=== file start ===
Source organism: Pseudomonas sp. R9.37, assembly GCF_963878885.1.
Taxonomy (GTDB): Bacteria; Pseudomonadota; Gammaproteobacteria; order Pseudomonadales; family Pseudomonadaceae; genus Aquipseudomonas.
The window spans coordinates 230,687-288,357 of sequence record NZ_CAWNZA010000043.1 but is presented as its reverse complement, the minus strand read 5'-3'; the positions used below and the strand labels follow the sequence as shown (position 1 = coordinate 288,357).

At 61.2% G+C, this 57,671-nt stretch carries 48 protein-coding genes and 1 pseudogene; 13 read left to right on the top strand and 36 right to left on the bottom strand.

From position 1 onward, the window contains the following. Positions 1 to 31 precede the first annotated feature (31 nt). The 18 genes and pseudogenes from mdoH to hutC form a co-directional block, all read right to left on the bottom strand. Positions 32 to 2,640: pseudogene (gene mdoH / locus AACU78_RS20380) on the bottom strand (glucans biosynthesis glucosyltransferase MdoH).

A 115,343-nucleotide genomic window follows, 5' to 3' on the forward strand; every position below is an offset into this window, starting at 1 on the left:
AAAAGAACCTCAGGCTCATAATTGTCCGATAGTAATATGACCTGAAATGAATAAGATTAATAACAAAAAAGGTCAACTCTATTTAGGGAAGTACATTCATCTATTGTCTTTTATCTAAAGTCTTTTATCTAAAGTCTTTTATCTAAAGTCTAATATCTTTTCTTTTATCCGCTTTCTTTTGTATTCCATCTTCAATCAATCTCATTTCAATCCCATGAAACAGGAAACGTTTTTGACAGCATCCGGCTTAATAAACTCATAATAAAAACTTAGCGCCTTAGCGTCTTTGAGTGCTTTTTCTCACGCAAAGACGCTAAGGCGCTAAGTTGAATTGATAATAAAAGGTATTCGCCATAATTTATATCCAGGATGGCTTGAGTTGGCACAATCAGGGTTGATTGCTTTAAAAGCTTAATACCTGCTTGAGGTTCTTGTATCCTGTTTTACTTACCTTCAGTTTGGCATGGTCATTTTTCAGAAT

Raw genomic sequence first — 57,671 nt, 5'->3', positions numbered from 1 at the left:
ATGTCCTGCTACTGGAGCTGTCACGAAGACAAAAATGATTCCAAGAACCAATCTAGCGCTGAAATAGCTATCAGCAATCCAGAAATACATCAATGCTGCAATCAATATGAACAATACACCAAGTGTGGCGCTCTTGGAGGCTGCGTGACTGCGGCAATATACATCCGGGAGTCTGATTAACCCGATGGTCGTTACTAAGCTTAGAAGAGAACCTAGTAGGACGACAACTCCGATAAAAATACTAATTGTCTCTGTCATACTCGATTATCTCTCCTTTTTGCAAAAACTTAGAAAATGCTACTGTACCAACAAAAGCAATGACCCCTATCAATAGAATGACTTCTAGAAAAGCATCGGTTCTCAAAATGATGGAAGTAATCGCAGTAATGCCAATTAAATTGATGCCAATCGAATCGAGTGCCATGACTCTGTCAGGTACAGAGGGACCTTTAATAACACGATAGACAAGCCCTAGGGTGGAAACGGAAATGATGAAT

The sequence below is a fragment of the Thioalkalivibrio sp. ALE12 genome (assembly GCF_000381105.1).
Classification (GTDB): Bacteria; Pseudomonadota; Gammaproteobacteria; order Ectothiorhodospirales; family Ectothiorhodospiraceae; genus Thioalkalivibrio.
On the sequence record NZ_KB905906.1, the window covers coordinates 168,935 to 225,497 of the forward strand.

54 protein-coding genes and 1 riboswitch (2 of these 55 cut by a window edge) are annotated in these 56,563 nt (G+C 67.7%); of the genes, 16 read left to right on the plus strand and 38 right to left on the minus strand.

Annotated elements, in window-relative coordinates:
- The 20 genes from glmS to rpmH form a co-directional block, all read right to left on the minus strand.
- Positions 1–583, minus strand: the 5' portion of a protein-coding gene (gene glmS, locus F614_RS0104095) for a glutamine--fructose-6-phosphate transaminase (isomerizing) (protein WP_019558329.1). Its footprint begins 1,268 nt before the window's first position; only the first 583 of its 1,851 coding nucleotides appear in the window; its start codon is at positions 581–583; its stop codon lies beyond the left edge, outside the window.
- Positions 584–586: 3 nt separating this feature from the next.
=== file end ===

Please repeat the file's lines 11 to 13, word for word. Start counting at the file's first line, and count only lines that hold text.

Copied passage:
Classification (GTDB): Bacteria; Pseudomonadota; Gammaproteobacteria; order Ectothiorhodospirales; family Ectothiorhodospiraceae; genus Thioalkalivibrio.
On the sequence record NZ_KB905906.1, the window covers coordinates 168,935 to 225,497 of the forward strand.

54 protein-coding genes and 1 riboswitch (2 of these 55 cut by a window edge) are annotated in these 56,563 nt (G+C 67.7%); of the genes, 16 read left to right on the plus strand and 38 right to left on the minus strand.